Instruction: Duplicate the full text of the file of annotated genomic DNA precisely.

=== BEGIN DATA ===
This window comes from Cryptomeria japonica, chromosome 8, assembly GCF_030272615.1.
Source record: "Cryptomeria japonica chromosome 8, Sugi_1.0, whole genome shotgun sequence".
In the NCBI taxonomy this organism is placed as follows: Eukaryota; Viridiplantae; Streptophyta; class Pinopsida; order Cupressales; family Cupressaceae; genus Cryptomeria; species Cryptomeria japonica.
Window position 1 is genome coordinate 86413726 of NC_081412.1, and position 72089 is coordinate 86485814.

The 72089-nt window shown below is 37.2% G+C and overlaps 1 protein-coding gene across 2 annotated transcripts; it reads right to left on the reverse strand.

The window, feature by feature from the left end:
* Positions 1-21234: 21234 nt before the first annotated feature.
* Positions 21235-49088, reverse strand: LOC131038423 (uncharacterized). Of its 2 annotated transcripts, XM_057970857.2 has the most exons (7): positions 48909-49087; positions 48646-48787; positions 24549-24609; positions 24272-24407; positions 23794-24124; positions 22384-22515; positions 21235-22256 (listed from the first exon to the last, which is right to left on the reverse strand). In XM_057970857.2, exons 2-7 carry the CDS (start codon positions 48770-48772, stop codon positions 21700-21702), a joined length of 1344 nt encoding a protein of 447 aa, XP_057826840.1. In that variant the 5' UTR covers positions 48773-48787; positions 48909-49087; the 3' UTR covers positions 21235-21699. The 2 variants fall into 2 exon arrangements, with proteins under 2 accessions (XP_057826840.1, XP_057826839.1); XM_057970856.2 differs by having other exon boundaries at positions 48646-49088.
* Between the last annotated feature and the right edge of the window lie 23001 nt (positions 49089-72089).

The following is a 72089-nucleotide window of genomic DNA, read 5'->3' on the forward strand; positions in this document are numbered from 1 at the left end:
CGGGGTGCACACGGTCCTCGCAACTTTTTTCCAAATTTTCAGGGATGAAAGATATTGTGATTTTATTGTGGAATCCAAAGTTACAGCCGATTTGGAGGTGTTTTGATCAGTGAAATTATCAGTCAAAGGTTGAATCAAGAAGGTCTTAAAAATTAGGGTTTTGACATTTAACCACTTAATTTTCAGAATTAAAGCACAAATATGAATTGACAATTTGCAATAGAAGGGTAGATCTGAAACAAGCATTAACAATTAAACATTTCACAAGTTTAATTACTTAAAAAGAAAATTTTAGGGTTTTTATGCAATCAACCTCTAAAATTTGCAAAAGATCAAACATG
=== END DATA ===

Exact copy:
This window comes from Cryptomeria japonica, chromosome 8, assembly GCF_030272615.1.
Source record: "Cryptomeria japonica chromosome 8, Sugi_1.0, whole genome shotgun sequence".
In the NCBI taxonomy this organism is placed as follows: Eukaryota; Viridiplantae; Streptophyta; class Pinopsida; order Cupressales; family Cupressaceae; genus Cryptomeria; species Cryptomeria japonica.
Window position 1 is genome coordinate 86413726 of NC_081412.1, and position 72089 is coordinate 86485814.

The 72089-nt window shown below is 37.2% G+C and overlaps 1 protein-coding gene across 2 annotated transcripts; it reads right to left on the reverse strand.

The window, feature by feature from the left end:
* Positions 1-21234: 21234 nt before the first annotated feature.
* Positions 21235-49088, reverse strand: LOC131038423 (uncharacterized). Of its 2 annotated transcripts, XM_057970857.2 has the most exons (7): positions 48909-49087; positions 48646-48787; positions 24549-24609; positions 24272-24407; positions 23794-24124; positions 22384-22515; positions 21235-22256 (listed from the first exon to the last, which is right to left on the reverse strand). In XM_057970857.2, exons 2-7 carry the CDS (start codon positions 48770-48772, stop codon positions 21700-21702), a joined length of 1344 nt encoding a protein of 447 aa, XP_057826840.1. In that variant the 5' UTR covers positions 48773-48787; positions 48909-49087; the 3' UTR covers positions 21235-21699. The 2 variants fall into 2 exon arrangements, with proteins under 2 accessions (XP_057826840.1, XP_057826839.1); XM_057970856.2 differs by having other exon boundaries at positions 48646-49088.
* Between the last annotated feature and the right edge of the window lie 23001 nt (positions 49089-72089).

The following is a 72089-nucleotide window of genomic DNA, read 5'->3' on the forward strand; positions in this document are numbered from 1 at the left end:
CGGGGTGCACACGGTCCTCGCAACTTTTTTCCAAATTTTCAGGGATGAAAGATATTGTGATTTTATTGTGGAATCCAAAGTTACAGCCGATTTGGAGGTGTTTTGATCAGTGAAATTATCAGTCAAAGGTTGAATCAAGAAGGTCTTAAAAATTAGGGTTTTGACATTTAACCACTTAATTTTCAGAATTAAAGCACAAATATGAATTGACAATTTGCAATAGAAGGGTAGATCTGAAACAAGCATTAACAATTAAACATTTCACAAGTTTAATTACTTAAAAAGAAAATTTTAGGGTTTTTATGCAATCAACCTCTAAAATTTGCAAAAGATCAAACATG